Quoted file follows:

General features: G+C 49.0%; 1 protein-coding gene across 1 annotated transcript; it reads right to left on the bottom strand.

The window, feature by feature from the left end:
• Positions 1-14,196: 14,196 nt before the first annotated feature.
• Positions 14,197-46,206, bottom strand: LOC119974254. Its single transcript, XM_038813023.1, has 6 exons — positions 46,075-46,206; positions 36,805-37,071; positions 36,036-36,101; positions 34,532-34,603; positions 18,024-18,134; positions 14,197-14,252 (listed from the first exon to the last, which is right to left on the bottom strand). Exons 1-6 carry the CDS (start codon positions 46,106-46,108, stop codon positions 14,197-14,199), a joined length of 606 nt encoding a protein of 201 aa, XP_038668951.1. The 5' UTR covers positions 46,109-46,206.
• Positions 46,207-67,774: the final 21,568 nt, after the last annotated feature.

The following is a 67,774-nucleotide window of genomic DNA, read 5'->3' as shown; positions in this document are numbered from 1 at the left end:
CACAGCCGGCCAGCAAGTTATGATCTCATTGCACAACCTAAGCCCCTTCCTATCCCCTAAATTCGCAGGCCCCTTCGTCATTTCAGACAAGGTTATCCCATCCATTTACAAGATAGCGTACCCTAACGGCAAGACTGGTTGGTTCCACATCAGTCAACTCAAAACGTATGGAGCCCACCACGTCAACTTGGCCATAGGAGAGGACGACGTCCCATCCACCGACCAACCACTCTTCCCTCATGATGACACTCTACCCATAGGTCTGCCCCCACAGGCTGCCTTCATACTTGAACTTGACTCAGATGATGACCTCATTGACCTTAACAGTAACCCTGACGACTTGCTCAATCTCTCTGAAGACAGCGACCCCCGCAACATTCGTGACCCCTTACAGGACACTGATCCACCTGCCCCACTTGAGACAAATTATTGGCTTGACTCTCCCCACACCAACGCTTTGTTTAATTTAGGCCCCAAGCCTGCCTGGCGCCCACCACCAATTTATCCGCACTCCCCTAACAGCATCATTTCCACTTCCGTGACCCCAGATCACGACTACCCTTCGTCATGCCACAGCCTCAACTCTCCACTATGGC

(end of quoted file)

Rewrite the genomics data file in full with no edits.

General features: G+C 49.0%; 1 protein-coding gene across 1 annotated transcript; it reads right to left on the bottom strand.

The window, feature by feature from the left end:
• Positions 1-14,196: 14,196 nt before the first annotated feature.
• Positions 14,197-46,206, bottom strand: LOC119974254. Its single transcript, XM_038813023.1, has 6 exons — positions 46,075-46,206; positions 36,805-37,071; positions 36,036-36,101; positions 34,532-34,603; positions 18,024-18,134; positions 14,197-14,252 (listed from the first exon to the last, which is right to left on the bottom strand). Exons 1-6 carry the CDS (start codon positions 46,106-46,108, stop codon positions 14,197-14,199), a joined length of 606 nt encoding a protein of 201 aa, XP_038668951.1. The 5' UTR covers positions 46,109-46,206.
• Positions 46,207-67,774: the final 21,568 nt, after the last annotated feature.

The following is a 67,774-nucleotide window of genomic DNA, read 5'->3' as shown; positions in this document are numbered from 1 at the left end:
CACAGCCGGCCAGCAAGTTATGATCTCATTGCACAACCTAAGCCCCTTCCTATCCCCTAAATTCGCAGGCCCCTTCGTCATTTCAGACAAGGTTATCCCATCCATTTACAAGATAGCGTACCCTAACGGCAAGACTGGTTGGTTCCACATCAGTCAACTCAAAACGTATGGAGCCCACCACGTCAACTTGGCCATAGGAGAGGACGACGTCCCATCCACCGACCAACCACTCTTCCCTCATGATGACACTCTACCCATAGGTCTGCCCCCACAGGCTGCCTTCATACTTGAACTTGACTCAGATGATGACCTCATTGACCTTAACAGTAACCCTGACGACTTGCTCAATCTCTCTGAAGACAGCGACCCCCGCAACATTCGTGACCCCTTACAGGACACTGATCCACCTGCCCCACTTGAGACAAATTATTGGCTTGACTCTCCCCACACCAACGCTTTGTTTAATTTAGGCCCCAAGCCTGCCTGGCGCCCACCACCAATTTATCCGCACTCCCCTAACAGCATCATTTCCACTTCCGTGACCCCAGATCACGACTACCCTTCGTCATGCCACAGCCTCAACTCTCCACTATGGC